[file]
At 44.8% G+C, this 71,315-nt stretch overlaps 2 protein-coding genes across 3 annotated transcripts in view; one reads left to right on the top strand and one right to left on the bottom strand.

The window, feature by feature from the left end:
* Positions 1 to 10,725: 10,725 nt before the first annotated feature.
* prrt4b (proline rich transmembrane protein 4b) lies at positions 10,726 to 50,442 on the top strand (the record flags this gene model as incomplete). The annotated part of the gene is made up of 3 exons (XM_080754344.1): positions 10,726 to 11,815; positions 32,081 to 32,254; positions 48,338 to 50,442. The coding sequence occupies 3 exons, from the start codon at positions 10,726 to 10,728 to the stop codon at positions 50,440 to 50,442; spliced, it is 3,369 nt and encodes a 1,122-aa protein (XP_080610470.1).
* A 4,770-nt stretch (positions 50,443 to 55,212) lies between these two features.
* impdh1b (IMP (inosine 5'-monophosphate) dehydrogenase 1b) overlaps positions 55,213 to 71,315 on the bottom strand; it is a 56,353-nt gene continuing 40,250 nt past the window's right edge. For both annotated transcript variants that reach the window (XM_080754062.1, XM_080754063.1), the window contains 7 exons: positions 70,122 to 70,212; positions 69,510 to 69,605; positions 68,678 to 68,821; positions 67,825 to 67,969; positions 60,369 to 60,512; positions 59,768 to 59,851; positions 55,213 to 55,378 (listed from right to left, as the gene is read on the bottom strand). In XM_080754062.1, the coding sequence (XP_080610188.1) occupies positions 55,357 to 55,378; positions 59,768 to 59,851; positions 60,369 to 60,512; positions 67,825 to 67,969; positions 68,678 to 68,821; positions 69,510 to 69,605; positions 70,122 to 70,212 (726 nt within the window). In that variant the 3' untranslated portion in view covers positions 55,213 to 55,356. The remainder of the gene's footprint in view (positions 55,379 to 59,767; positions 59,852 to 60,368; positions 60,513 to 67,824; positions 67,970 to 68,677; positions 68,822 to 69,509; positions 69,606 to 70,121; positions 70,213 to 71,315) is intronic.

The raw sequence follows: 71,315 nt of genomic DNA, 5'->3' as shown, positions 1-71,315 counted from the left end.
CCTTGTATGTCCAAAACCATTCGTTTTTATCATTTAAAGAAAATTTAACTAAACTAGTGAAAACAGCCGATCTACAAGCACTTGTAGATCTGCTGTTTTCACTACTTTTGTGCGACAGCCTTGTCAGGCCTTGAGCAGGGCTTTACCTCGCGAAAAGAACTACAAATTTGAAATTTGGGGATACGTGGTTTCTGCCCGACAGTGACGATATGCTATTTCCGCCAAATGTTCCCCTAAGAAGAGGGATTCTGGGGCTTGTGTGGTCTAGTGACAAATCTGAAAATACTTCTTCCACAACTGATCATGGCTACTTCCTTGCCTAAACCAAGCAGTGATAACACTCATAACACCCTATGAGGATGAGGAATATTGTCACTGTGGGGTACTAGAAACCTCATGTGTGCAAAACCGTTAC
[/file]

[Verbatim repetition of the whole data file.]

At 44.8% G+C, this 71,315-nt stretch overlaps 2 protein-coding genes across 3 annotated transcripts in view; one reads left to right on the top strand and one right to left on the bottom strand.

The window, feature by feature from the left end:
* Positions 1 to 10,725: 10,725 nt before the first annotated feature.
* prrt4b (proline rich transmembrane protein 4b) lies at positions 10,726 to 50,442 on the top strand (the record flags this gene model as incomplete). The annotated part of the gene is made up of 3 exons (XM_080754344.1): positions 10,726 to 11,815; positions 32,081 to 32,254; positions 48,338 to 50,442. The coding sequence occupies 3 exons, from the start codon at positions 10,726 to 10,728 to the stop codon at positions 50,440 to 50,442; spliced, it is 3,369 nt and encodes a 1,122-aa protein (XP_080610470.1).
* A 4,770-nt stretch (positions 50,443 to 55,212) lies between these two features.
* impdh1b (IMP (inosine 5'-monophosphate) dehydrogenase 1b) overlaps positions 55,213 to 71,315 on the bottom strand; it is a 56,353-nt gene continuing 40,250 nt past the window's right edge. For both annotated transcript variants that reach the window (XM_080754062.1, XM_080754063.1), the window contains 7 exons: positions 70,122 to 70,212; positions 69,510 to 69,605; positions 68,678 to 68,821; positions 67,825 to 67,969; positions 60,369 to 60,512; positions 59,768 to 59,851; positions 55,213 to 55,378 (listed from right to left, as the gene is read on the bottom strand). In XM_080754062.1, the coding sequence (XP_080610188.1) occupies positions 55,357 to 55,378; positions 59,768 to 59,851; positions 60,369 to 60,512; positions 67,825 to 67,969; positions 68,678 to 68,821; positions 69,510 to 69,605; positions 70,122 to 70,212 (726 nt within the window). In that variant the 3' untranslated portion in view covers positions 55,213 to 55,356. The remainder of the gene's footprint in view (positions 55,379 to 59,767; positions 59,852 to 60,368; positions 60,513 to 67,824; positions 67,970 to 68,677; positions 68,822 to 69,509; positions 69,606 to 70,121; positions 70,213 to 71,315) is intronic.

The raw sequence follows: 71,315 nt of genomic DNA, 5'->3' as shown, positions 1-71,315 counted from the left end.
CCTTGTATGTCCAAAACCATTCGTTTTTATCATTTAAAGAAAATTTAACTAAACTAGTGAAAACAGCCGATCTACAAGCACTTGTAGATCTGCTGTTTTCACTACTTTTGTGCGACAGCCTTGTCAGGCCTTGAGCAGGGCTTTACCTCGCGAAAAGAACTACAAATTTGAAATTTGGGGATACGTGGTTTCTGCCCGACAGTGACGATATGCTATTTCCGCCAAATGTTCCCCTAAGAAGAGGGATTCTGGGGCTTGTGTGGTCTAGTGACAAATCTGAAAATACTTCTTCCACAACTGATCATGGCTACTTCCTTGCCTAAACCAAGCAGTGATAACACTCATAACACCCTATGAGGATGAGGAATATTGTCACTGTGGGGTACTAGAAACCTCATGTGTGCAAAACCGTTAC